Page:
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THE TIMES 100 : VIEW FROM THE STREET : Record-Breaking Intel Corp. Keeps Cashing In on Its Chips


SAN FRANCISCO — It's hard to have a better year than Intel Corp. had in 1992. Not only did the Santa Clara chip maker post record profit and revenue while claiming the title of world's largest semiconductor company, it also finally gained recognition for a longstanding reality: Intel is the most important company in the computer hardware industry.

It is Wall Street's belated understanding of this fact that accounts for Intel's lightning leap up The Times' ranking of California's most valuable companies. Intel's share price nearly doubled during the year, sending its market value soaring to more than $24 billion and vaulting it past such venerable titans as BankAmerica Corp., Pacific Telesis Group and Walt Disney Co. on the Market Value 100 list. Market value is calculated as a firm's stock price times the total number of shares outstanding.

"With the restructuring of the computer industry, the role that Intel plays has become obvious to the investment community," says Andrew S. Grove, Intel's chief executive. "They've always considered us a semiconductor company. Now people are starting to look at us as one of the key companies in the computer industry."

Indeed, for many institutional investors, Intel--along with software powerhouse Microsoft Corp.--has replaced struggling International Business Machines Corp. as a core technology stock holding.

Analysts see nothing but continued growth and profit for the company as it continues to roll out new versions of its personal computer microprocessors, including the popular 486 and the powerful new Pentium chip.

Microprocessors, which can cost from less than $20 for old and simple versions to more then $500 for a state-of-the-art 486, are the single most important component in a PC.

"It's just a fabulous stock," gushes Mel Phelps, semiconductor analyst at Hambrecht & Quist, a San Francisco investment firm. "What IBM was in the '50s and '60s and '70s is what Intel is now and (will be) in the 21st Century."

Of course, even such a cheery story has its sober chapters. Intel stock has taken a beating following an adverse court decision in a long legal battle with rival Advanced Micro Devices. Intel stock dropped $10 a share in two days late last week, to $92.75, after AMD announced it was shipping a clone of Intel's 486 microprocessor chips. The court ruling allowed AMD to begin marketing its version of Intel's highly profitable chip.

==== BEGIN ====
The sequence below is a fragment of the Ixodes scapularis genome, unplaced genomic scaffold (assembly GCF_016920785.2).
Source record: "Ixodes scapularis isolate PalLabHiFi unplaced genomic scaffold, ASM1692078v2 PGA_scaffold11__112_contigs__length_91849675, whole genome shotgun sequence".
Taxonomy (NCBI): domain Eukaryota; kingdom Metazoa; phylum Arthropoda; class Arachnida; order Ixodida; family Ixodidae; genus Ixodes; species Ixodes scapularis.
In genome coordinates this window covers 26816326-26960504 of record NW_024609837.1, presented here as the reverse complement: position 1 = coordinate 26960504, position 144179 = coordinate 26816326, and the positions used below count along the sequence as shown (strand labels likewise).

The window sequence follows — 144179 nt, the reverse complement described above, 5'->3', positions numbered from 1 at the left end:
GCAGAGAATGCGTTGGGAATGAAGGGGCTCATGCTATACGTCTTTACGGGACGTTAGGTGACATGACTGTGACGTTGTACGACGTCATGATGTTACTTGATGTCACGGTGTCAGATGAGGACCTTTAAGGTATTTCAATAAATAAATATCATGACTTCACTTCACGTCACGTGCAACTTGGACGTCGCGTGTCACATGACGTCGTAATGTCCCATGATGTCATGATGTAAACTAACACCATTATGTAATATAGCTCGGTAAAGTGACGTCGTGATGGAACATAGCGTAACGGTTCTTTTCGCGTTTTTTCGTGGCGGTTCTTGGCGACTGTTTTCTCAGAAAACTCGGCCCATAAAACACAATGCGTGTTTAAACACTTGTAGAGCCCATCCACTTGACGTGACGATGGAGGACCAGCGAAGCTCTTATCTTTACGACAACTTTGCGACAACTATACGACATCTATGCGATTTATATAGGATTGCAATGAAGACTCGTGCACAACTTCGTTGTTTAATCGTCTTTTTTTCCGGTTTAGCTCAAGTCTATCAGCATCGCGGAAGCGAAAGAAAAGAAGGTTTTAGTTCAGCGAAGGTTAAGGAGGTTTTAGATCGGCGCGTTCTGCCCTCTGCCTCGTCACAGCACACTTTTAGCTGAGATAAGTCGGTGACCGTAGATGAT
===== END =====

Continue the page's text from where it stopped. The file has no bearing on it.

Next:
Competing with AMD, Cyrix and others who cloned the 386 and are now honing the 486 is only one of the complex challenges Intel faces. The company must also parry a threat from vendors of so-called RISC microprocessors, who are counting on new software from Microsoft to move them out of their niche in engineering workstations and make them genuine alternatives to Intel in the personal computer world.

In both of these areas, Intel is counting on the Pentium, which has just hit the market. With more than 3 million transistors on a fingernail-size piece of silicon, the Pentium packs nearly the power of the RISC chips supplied by IBM, Sun Microsystems, Digital Equipment Corp. and Silicon Graphics Inc. But unlike its rivals, the Pentium will allow PCs to run all the software written for earlier-generation chips such as the 386 and 486.

Intel will push computer makers--and thus consumers--to move quickly from the 486 to the Pentium, though it will probably be at least a year before Pentium-based systems are cheap enough for most buyers. At the same time, Intel will try to persuade so-called power users that Pentium offers everything the RISC companies can and more.

Michael Slater, publisher of the respected newsletter Microprocessor Report, says Intel will face many more challengers in the future than it does today. Still, with the business as a whole growing nicely, "they can do very well even without the dominant position that they've had," Slater says.

And Intel isn't content to play only in desktop PCs. The company is pushing hard to get its chips built into next-generation products such as pocket-size computers and digital cable TV boxes that will be used to provide so-called interactive TV services.

Intel is also selling supercomputers that link hundreds or even thousands of its chips together. And it's mining several new business opportunities: building computer accessories that enable PCs to attach to networks or store and replay video images, and producing a new kind of memory chip that will be vital for many types of portable computers.

In these new areas, Intel doesn't have the enormous advantage it gained from being the inventor of the microprocessors used in the original IBM PC. It will be competing head-on against potent rivals ranging from Apple to IBM to Motorola to NEC. And if the company does stumble, there will be many in the industry--from small competitors resentful over Intel's aggressive marketing and legal tactics to PC vendors who feel too dependent on the company--who won't be shedding any tears.

But Grove says execution, not competition, is his major concern. In a business where developing a new chip can cost hundreds of millions of dollars and building a new factory can cost $1 billion, there isn't much room for mistakes--even for a company that spent $780 million on research and development and $1.23 billion on plants and equipment in 1992.

"The biggest challenge we have is to execute a very ambitious and complex strategy within Intel," Grove says. "We intend to cover the higher range of computing while maintaining strict compatibility with past, present and future. . . . That will keep us busy for a while."

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